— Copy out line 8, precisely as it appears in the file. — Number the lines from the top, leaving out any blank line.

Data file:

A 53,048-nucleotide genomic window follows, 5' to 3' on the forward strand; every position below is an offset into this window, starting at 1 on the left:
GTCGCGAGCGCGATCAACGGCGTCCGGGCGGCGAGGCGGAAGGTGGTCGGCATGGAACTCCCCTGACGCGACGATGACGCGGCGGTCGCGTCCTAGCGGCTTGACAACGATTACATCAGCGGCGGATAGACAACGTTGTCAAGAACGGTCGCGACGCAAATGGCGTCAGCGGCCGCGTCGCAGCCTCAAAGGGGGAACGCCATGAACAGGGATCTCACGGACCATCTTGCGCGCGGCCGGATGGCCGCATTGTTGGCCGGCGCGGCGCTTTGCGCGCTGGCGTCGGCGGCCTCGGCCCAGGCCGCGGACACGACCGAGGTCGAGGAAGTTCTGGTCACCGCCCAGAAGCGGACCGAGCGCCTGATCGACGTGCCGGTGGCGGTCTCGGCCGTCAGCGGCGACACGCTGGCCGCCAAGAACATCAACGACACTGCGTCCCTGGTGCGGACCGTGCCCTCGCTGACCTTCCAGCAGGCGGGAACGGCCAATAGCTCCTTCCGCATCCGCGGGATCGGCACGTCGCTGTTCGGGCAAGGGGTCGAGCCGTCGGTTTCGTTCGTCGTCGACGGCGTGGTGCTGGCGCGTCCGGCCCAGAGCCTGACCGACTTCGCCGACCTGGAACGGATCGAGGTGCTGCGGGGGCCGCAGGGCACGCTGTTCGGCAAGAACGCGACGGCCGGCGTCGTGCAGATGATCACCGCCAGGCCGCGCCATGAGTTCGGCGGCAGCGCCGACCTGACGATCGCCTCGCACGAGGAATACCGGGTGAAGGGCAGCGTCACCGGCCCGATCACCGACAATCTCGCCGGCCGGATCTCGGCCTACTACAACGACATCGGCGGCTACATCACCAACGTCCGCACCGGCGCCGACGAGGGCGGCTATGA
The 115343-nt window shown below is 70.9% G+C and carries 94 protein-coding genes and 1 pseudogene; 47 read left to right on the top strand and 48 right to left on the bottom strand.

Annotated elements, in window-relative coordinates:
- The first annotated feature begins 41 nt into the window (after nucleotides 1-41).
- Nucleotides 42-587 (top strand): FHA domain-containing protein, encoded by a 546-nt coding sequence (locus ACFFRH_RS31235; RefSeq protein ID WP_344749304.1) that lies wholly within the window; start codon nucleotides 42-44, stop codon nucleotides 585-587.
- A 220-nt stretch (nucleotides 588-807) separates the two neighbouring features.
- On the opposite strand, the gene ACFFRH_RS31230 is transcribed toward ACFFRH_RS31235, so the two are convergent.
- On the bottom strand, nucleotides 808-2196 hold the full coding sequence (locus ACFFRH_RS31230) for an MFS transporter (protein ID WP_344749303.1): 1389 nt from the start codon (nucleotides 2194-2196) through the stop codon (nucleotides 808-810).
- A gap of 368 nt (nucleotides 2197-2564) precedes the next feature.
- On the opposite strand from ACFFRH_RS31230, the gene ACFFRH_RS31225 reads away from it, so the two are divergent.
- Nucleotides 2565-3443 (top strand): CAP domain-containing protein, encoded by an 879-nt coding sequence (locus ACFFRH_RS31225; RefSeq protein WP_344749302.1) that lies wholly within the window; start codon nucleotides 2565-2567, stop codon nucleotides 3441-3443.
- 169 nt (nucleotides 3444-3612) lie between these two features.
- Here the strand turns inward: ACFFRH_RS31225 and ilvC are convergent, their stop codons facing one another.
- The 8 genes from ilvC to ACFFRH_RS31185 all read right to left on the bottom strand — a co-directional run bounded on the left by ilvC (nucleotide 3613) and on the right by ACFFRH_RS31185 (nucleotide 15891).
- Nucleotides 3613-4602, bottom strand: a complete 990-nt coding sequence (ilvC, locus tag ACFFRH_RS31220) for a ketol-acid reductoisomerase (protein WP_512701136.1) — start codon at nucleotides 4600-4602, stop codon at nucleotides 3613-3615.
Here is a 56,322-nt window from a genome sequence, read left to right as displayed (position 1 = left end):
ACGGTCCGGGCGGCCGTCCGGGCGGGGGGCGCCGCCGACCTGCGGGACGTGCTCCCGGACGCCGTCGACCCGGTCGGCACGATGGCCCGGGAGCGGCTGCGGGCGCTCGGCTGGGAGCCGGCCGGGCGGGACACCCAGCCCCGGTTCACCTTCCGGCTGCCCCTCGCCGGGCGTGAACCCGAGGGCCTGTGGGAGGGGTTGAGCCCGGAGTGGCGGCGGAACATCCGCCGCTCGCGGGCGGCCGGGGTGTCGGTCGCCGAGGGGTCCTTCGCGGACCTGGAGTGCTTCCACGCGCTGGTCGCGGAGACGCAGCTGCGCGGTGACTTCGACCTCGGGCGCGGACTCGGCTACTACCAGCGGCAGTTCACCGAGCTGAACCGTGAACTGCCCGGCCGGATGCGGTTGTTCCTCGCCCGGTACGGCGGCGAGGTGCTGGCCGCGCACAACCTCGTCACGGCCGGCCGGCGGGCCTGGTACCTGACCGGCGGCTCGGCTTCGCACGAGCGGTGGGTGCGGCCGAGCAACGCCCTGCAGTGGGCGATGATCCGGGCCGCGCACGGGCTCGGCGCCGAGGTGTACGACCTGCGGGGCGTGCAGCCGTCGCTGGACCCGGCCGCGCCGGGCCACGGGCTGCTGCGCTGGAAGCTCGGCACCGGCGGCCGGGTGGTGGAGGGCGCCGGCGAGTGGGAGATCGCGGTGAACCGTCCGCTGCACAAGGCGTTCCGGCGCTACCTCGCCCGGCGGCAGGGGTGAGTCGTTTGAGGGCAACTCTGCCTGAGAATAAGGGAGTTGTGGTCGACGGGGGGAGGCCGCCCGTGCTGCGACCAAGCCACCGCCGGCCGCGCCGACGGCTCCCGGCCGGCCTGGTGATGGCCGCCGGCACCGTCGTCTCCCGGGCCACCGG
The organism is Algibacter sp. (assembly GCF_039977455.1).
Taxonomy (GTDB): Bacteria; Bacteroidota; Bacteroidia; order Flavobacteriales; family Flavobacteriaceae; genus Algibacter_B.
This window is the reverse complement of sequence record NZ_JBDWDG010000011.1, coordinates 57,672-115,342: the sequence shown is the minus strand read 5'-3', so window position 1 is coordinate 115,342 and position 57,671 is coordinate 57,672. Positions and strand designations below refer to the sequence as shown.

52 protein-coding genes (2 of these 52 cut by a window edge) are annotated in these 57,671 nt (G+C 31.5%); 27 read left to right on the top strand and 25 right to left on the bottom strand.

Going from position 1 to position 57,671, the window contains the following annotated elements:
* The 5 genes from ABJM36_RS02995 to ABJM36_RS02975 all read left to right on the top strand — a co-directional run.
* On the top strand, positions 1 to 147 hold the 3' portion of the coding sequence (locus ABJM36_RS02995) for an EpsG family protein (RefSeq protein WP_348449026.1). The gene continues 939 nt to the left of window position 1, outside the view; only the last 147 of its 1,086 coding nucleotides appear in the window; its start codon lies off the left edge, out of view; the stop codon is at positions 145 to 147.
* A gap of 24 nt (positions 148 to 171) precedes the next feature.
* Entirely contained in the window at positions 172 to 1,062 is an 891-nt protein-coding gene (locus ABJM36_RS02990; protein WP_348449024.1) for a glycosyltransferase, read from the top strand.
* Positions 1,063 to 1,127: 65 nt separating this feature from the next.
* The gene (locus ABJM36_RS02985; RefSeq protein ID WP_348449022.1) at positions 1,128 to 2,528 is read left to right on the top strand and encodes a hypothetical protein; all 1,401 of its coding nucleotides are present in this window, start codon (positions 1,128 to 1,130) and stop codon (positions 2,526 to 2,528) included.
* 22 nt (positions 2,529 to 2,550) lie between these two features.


- On the opposite strand, the gene ACFFRH_RS31230 is transcribed toward ACFFRH_RS31235, so the two are convergent.